The wavelength dependence of the scattering coefficient, not taking into account multiparticle scattering effects, can be approximated by the power-law relation μs ∝ = λ3-Df. This differs from the relation reported by Schmitt and Kumar [8

8. J. M. Schmitt and G. Kumar, “Optical scattering properties of soft tissue: a discrete particle model,” Appl. Opt. 37, 2788–2797 (1998). [CrossRef]

], which has an exponent of 2 - Df. The discrepancy is the result of our sampling of the discrete particle sizes on a linear scale (as opposed to a logarithmic scale) to represent a fractal distribution. Our result is consistent with the relation reported by Wang [28

28. R. K. Wang, “Modelling optical properties of soft tissue by fractal distribution of scatterers,” J. Mod. Opt. 47, 103–120 (2000).

], in which the sphere sizes were also sampled linearly. This simple relation does not hold, however, if multiparticle scattering is taken into account, and for all fractal dimensions, it can be seen that the apparent exponent of the scattering coefficient wavelength dependence is reduced. The reduction in magnitude of the scattering coefficient is most significant at lower wavelengths, at which multiparticle scattering effects associated with larger Mie scatterers dominate.

Fig. 2. Anisotropy (a) and scattering coefficient (b) for multiparticle (solid lines) and non-multiparticle (dashed lines) scattering effects. The correspondence between fractal dimension and line color is indicated in the legend. The dotted lines in (a) shows the effect of the Rayleigh contribution upon the anisotropy. The reduced scattering coefficient is shown in (c) for multiparticle (solid lines) and an added contribution of Rayleigh (dotted lines) scattering. (No Rayleigh contribution is included for the aggregate of fractal dimension 3.7.) Empirical data points (shown as markers) are from [27] and the references therein [32-36].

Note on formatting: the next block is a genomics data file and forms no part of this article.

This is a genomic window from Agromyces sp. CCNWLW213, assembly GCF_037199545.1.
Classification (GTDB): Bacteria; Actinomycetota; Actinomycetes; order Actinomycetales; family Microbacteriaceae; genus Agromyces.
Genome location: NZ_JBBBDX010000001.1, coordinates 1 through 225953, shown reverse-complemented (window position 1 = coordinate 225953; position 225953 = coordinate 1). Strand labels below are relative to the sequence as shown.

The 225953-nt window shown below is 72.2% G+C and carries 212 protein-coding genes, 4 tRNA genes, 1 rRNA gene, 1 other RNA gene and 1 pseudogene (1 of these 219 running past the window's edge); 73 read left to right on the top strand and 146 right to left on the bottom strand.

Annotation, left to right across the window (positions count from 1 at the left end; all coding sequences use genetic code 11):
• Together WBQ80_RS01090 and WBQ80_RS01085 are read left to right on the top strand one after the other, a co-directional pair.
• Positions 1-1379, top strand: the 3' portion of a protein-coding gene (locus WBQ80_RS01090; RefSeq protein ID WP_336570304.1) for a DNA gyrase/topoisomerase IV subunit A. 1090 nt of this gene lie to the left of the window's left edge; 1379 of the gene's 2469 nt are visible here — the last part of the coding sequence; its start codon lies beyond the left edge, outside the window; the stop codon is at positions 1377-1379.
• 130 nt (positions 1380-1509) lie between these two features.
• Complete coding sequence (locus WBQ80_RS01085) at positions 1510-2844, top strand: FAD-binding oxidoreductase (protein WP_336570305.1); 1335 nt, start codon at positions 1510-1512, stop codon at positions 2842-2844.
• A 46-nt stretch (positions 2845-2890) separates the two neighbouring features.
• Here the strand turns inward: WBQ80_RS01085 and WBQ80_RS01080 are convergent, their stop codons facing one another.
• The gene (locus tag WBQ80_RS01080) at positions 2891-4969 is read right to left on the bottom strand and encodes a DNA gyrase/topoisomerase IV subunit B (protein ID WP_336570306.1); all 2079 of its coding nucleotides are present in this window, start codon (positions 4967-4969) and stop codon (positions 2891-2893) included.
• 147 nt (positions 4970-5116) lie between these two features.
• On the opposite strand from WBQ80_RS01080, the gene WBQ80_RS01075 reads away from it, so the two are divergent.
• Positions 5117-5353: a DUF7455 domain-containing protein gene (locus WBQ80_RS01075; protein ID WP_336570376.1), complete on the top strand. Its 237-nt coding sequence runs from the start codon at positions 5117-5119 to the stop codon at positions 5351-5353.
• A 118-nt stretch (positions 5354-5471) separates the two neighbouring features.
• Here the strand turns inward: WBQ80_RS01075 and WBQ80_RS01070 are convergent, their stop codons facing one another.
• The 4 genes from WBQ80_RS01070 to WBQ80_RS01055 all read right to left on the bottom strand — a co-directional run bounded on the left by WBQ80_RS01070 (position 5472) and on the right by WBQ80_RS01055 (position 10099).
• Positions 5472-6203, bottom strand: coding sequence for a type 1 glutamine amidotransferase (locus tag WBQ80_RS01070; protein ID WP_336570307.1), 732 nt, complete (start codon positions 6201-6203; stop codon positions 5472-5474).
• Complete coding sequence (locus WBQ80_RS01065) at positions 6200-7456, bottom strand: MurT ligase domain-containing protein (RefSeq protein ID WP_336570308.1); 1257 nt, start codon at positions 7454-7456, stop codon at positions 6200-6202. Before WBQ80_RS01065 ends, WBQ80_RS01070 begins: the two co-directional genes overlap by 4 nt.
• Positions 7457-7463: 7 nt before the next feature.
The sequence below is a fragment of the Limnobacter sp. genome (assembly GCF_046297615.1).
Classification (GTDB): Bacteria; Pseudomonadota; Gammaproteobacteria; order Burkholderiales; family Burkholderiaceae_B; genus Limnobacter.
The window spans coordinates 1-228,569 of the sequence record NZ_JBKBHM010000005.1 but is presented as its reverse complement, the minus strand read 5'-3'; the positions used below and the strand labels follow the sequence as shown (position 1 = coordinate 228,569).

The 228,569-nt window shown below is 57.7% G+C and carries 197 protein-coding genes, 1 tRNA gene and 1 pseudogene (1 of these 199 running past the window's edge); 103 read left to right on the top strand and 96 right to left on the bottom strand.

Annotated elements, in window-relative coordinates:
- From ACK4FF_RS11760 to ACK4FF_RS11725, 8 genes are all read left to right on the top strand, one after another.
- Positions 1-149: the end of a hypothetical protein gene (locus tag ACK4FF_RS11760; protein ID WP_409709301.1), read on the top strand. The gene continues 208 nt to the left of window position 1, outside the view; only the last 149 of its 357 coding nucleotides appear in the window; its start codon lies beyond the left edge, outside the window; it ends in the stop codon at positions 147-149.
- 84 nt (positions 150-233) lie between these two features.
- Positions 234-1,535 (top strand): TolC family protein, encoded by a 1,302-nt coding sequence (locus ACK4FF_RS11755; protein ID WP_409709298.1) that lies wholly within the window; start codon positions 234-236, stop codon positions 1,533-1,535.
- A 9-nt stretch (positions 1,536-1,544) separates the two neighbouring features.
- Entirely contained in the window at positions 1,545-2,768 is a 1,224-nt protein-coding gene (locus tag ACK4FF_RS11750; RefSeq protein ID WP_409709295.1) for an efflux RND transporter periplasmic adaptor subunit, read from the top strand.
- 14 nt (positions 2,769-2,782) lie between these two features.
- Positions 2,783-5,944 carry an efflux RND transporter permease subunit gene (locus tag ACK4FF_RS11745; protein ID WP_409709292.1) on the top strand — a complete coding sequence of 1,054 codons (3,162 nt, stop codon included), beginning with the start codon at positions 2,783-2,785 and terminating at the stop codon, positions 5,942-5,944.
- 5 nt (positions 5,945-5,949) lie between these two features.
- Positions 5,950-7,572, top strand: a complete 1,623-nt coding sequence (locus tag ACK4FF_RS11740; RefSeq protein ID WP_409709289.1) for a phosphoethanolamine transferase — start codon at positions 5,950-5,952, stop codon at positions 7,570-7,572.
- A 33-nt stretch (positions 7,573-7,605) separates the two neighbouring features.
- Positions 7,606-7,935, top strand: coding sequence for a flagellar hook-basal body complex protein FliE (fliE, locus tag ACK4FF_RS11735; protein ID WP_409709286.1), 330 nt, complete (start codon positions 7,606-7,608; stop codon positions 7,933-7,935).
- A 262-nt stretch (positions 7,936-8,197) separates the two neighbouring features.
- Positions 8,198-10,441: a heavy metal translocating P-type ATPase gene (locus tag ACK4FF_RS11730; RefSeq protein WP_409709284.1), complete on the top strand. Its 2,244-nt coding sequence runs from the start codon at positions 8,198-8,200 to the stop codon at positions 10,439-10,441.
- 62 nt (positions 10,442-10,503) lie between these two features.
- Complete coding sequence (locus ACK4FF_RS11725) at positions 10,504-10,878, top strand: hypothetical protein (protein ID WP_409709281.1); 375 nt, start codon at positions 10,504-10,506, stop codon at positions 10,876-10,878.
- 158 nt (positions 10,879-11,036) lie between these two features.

In general, the anisotropy of the aggregates is decreased due to multiparticle scattering; for wavelengths above around 1000 nm, the effect is greatest for aggregates with lower fractal dimensions. For wavelengths below this value, the contribution from small Rayleigh scatterers becomes prominent due to the λ-4 dependence in Eq. 4, which for aggregates with larger fractal dimensions, and hence larger relative volume fractions of small scatterers, reduces the anisotropy. This strong reduction in anisotropy for shorter wavelengths, which is not present in the discrete particle model of Ref. [8

8. J. M. Schmitt and G. Kumar, “Optical scattering properties of soft tissue: a discrete particle model,” Appl. Opt. 37, 2788–2797 (1998). [CrossRef]

], is consistent with the empirical fit described by van Gemert et al. [29

29. M. J. C. van Gemert, S. L. Jacques, H. J. C. M. Sterenborg, and W. M. Star, “Skin optics,” IEEE Trans. Biomed. Eng. 36, 1146–1154 (1989). [CrossRef] [PubMed]

] based on the measured data of Bruls and van der Leun [30

30. W. A. G. Bruls and J. C. van der Leun, “Forward scattering properties of human epidermal layers,” Photochem. Photobiol. 40, 231–242 (1984). [CrossRef] [PubMed]

], and that reported by Beek et al. [31